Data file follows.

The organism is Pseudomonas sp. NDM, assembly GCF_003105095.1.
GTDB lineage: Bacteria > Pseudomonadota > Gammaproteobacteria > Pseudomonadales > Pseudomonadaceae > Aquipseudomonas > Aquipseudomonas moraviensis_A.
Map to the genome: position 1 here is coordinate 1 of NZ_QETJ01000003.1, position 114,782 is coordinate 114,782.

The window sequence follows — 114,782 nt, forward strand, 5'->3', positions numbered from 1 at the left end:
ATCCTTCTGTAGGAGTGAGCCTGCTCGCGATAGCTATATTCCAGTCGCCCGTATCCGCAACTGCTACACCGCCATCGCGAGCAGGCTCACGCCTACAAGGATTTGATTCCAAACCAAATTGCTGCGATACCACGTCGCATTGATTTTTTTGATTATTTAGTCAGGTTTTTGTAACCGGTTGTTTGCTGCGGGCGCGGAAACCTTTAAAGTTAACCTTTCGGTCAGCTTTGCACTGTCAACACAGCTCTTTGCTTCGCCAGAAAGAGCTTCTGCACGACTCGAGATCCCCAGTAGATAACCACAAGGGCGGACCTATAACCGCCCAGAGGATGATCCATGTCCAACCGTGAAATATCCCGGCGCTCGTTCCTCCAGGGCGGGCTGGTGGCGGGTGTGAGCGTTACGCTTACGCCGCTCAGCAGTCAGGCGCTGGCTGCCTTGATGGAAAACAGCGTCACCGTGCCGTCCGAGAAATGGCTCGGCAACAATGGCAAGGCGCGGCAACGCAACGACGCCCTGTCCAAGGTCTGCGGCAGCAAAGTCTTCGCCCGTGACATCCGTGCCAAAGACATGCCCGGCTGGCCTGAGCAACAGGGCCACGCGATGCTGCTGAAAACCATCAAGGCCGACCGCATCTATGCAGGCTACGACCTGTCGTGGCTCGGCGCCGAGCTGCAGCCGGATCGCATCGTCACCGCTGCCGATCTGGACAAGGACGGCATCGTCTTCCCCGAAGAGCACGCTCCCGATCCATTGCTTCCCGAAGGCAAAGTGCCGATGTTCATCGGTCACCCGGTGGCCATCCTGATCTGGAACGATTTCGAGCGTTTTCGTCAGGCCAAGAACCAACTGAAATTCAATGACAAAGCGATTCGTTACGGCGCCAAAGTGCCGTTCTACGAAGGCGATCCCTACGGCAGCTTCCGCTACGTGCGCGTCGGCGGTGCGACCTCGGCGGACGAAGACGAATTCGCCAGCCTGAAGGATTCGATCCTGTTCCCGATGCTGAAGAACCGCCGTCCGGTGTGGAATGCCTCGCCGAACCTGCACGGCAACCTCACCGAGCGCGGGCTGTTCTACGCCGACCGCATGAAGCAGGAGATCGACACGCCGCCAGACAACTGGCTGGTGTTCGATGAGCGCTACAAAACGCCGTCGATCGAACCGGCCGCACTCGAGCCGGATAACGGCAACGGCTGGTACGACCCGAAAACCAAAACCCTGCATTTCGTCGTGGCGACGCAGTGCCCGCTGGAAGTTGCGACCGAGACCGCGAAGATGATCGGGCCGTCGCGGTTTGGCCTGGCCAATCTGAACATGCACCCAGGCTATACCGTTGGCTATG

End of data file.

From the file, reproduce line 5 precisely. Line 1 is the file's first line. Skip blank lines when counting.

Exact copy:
ATCCTTCTGTAGGAGTGAGCCTGCTCGCGATAGCTATATTCCAGTCGCCCGTATCCGCAACTGCTACACCGCCATCGCGAGCAGGCTCACGCCTACAAGGATTTGATTCCAAACCAAATTGCTGCGATACCACGTCGCATTGATTTTTTTGATTATTTAGTCAGGTTTTTGTAACCGGTTGTTTGCTGCGGGCGCGGAAACCTTTAAAGTTAACCTTTCGGTCAGCTTTGCACTGTCAACACAGCTCTTTGCTTCGCCAGAAAGAGCTTCTGCACGACTCGAGATCCCCAGTAGATAACCACAAGGGCGGACCTATAACCGCCCAGAGGATGATCCATGTCCAACCGTGAAATATCCCGGCGCTCGTTCCTCCAGGGCGGGCTGGTGGCGGGTGTGAGCGTTACGCTTACGCCGCTCAGCAGTCAGGCGCTGGCTGCCTTGATGGAAAACAGCGTCACCGTGCCGTCCGAGAAATGGCTCGGCAACAATGGCAAGGCGCGGCAACGCAACGACGCCCTGTCCAAGGTCTGCGGCAGCAAAGTCTTCGCCCGTGACATCCGTGCCAAAGACATGCCCGGCTGGCCTGAGCAACAGGGCCACGCGATGCTGCTGAAAACCATCAAGGCCGACCGCATCTATGCAGGCTACGACCTGTCGTGGCTCGGCGCCGAGCTGCAGCCGGATCGCATCGTCACCGCTGCCGATCTGGACAAGGACGGCATCGTCTTCCCCGAAGAGCACGCTCCCGATCCATTGCTTCCCGAAGGCAAAGTGCCGATGTTCATCGGTCACCCGGTGGCCATCCTGATCTGGAACGATTTCGAGCGTTTTCGTCAGGCCAAGAACCAACTGAAATTCAATGACAAAGCGATTCGTTACGGCGCCAAAGTGCCGTTCTACGAAGGCGATCCCTACGGCAGCTTCCGCTACGTGCGCGTCGGCGGTGCGACCTCGGCGGACGAAGACGAATTCGCCAGCCTGAAGGATTCGATCCTGTTCCCGATGCTGAAGAACCGCCGTCCGGTGTGGAATGCCTCGCCGAACCTGCACGGCAACCTCACCGAGCGCGGGCTGTTCTACGCCGACCGCATGAAGCAGGAGATCGACACGCCGCCAGACAACTGGCTGGTGTTCGATGAGCGCTACAAAACGCCGTCGATCGAACCGGCCGCACTCGAGCCGGATAACGGCAACGGCTGGTACGACCCGAAAACCAAAACCCTGCATTTCGTCGTGGCGACGCAGTGCCCGCTGGAAGTTGCGACCGAGACCGCGAAGATGATCGGGCCGTCGCGGTTTGGCCTGGCCAATCTGAACATGCACCCAGGCTATACCGTTGGCTATG